There’s something strange and hypnotic about the accordion. Cultures all over this speeding blue dot claim ownership over it. It’s part of the romantic French, the waltzy Russian, the tangoed Spanish, and the pumpy-bumpy American Folk. You can picture an old busker anywhere in the world, just playing the shit out of the accordion, and someone will say, “Wow! That’s so authentically (insert country name here)”. But how did the squeezebox transcend all these cultures so well? Why does each culture feel like it’s their instrument with such ardour? It’s obvious once you think about it. But the accordion is claimed by cultures around the world because it’s the instrument of the fucked. That’s right. That loud brassy bitch has been speaking on behalf of the fucked for years. It’s even nicknamed “the piano of the poor”. And where do poor people live? Well, the fucked live anywhere they fucking can so that’s fucking everywhere. It’s like the harmonica, the boombox, or the guitar. There’s one in every ghetto. So, sorry whatever country is pissed off with reading this right now, you don’t get to claim ownership over the accordion. This shit is like the blues. If you feel it, you can sing it. Except with the accordion, if you’re broke ass, you can pump dat.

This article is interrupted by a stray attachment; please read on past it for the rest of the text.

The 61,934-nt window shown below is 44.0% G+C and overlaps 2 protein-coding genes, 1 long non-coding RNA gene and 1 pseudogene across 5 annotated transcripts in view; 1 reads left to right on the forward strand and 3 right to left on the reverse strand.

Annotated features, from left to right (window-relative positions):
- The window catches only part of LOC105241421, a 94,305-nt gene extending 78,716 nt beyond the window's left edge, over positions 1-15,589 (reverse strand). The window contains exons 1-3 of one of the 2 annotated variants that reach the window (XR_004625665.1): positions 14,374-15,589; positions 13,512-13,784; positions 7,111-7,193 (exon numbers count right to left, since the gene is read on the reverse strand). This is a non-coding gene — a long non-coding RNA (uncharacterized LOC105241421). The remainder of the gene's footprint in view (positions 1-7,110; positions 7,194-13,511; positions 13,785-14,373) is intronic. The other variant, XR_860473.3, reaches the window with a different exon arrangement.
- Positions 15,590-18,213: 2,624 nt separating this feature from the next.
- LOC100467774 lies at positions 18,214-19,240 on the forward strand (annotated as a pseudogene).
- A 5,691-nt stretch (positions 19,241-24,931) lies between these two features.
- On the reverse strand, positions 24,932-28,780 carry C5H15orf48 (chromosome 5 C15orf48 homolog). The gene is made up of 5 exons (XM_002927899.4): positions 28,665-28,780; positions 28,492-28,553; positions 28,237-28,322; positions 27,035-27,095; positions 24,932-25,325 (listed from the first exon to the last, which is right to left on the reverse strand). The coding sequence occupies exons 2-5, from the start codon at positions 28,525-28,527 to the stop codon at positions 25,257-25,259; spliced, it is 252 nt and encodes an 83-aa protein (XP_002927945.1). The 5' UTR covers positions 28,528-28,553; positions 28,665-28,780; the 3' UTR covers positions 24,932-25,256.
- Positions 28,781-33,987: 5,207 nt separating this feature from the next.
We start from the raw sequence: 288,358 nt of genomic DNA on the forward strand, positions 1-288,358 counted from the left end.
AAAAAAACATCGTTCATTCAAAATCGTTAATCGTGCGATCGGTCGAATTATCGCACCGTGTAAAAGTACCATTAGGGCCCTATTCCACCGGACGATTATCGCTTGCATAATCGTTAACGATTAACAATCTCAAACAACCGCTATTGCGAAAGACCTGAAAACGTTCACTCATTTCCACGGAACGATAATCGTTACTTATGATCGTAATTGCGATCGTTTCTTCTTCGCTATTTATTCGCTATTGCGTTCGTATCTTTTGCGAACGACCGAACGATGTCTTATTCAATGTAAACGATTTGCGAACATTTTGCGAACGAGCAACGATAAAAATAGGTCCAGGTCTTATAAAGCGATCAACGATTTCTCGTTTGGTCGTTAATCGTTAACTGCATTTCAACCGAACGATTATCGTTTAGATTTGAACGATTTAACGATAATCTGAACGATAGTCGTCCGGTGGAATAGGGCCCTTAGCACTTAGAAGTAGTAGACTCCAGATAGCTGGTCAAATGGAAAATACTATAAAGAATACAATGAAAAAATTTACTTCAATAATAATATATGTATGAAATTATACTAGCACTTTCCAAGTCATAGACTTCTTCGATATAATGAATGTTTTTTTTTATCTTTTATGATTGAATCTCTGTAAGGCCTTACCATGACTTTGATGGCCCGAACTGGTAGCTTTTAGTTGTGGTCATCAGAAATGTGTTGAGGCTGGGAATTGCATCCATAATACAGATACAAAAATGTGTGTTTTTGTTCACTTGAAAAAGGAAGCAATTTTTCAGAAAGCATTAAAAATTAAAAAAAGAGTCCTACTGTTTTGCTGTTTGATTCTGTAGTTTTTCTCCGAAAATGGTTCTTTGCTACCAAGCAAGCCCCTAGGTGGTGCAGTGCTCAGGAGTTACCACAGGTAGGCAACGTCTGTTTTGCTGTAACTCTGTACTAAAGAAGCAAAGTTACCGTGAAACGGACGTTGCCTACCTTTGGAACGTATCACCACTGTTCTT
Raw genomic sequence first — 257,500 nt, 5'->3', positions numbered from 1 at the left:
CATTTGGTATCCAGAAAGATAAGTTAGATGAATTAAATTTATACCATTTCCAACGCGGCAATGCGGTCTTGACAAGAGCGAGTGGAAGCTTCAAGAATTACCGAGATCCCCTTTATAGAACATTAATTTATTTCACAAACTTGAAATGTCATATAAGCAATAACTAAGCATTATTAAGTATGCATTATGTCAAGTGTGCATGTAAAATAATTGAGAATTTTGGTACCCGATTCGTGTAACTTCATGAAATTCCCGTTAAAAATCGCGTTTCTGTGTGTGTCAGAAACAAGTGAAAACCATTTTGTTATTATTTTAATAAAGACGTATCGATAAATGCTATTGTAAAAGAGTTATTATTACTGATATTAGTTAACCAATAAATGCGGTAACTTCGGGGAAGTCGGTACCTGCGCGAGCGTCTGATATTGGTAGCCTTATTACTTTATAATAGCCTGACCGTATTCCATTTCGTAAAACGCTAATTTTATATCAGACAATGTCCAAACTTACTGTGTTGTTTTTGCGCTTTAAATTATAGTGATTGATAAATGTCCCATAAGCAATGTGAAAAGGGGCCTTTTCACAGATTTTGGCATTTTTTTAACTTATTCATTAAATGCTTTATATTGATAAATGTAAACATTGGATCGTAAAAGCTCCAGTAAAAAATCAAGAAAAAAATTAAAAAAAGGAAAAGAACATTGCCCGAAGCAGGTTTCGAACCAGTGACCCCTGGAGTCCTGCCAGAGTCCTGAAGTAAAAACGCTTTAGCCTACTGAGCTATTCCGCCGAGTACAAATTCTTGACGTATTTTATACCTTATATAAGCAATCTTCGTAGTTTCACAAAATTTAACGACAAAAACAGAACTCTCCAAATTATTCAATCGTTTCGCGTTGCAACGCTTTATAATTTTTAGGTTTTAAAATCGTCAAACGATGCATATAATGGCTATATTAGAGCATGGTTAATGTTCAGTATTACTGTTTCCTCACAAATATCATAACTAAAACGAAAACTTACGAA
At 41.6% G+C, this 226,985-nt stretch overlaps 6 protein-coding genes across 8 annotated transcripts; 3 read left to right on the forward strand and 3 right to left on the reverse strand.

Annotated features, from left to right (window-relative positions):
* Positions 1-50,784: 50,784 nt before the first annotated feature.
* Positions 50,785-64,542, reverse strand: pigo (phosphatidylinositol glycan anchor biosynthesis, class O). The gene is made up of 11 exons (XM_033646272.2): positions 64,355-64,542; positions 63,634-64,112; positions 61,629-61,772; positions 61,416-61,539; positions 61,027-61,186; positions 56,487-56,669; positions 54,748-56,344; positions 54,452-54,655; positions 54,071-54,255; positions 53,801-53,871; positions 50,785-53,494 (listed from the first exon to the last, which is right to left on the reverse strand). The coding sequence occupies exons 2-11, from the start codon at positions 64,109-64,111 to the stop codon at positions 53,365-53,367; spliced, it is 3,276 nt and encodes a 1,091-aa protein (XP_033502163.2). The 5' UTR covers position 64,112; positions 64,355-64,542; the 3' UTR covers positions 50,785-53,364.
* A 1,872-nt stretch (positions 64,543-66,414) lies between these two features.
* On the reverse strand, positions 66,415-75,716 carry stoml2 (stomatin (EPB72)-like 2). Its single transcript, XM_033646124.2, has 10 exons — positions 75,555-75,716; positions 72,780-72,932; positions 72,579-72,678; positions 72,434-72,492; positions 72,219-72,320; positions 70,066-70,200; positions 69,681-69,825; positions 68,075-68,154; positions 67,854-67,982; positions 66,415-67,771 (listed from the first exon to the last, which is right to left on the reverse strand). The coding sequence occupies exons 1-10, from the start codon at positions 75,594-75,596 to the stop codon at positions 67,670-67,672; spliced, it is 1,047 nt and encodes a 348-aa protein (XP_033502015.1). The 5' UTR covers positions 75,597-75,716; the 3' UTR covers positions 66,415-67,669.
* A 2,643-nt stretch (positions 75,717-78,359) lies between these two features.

Félicien Brut is leader of this album and a badass French accordionist. No, this doesn’t mean les Français get to claim ownership over the strapped piano. In fact, this entire album works like a short history of this instrument throughout all different cultures and generations. Joining Félicien on this quest is one of his buddies, Édouard Macarez, on the double bass. On top of this, we’ve got Quatuor Hermès, a slick bunch of stringed fucks. Each one of these members plays their instruments perfectly. There isn’t a flat one in the bunch. And that’s a hard thing to pull off. Supposedly, there are a bunch of dummies out there that think the accordion is too old school to be appreciated nowadays. Idiots. Campaigning against these moronic ideas is Félicien and his gang. And they speak with pure fire.
On this album you’ve got Prokofiev, Gershwin, Piazzolla, and a bunch of other badasses from cultures around the world. I smiled like an idiot while listening to this album. Because there really is just something about the accordion. When it plays crazy? It feels crazy as all fuck. When it plays romantically? It feels so romantic. When it plays a waltz? That waltz is going to bring the get down to its knees. The accordion, and this album, are like an exclamation point or that happy drunk uncle that laughs at everything. You could try and get angry with them, you can say they lack subtlety, but it’s just so goddamn charming.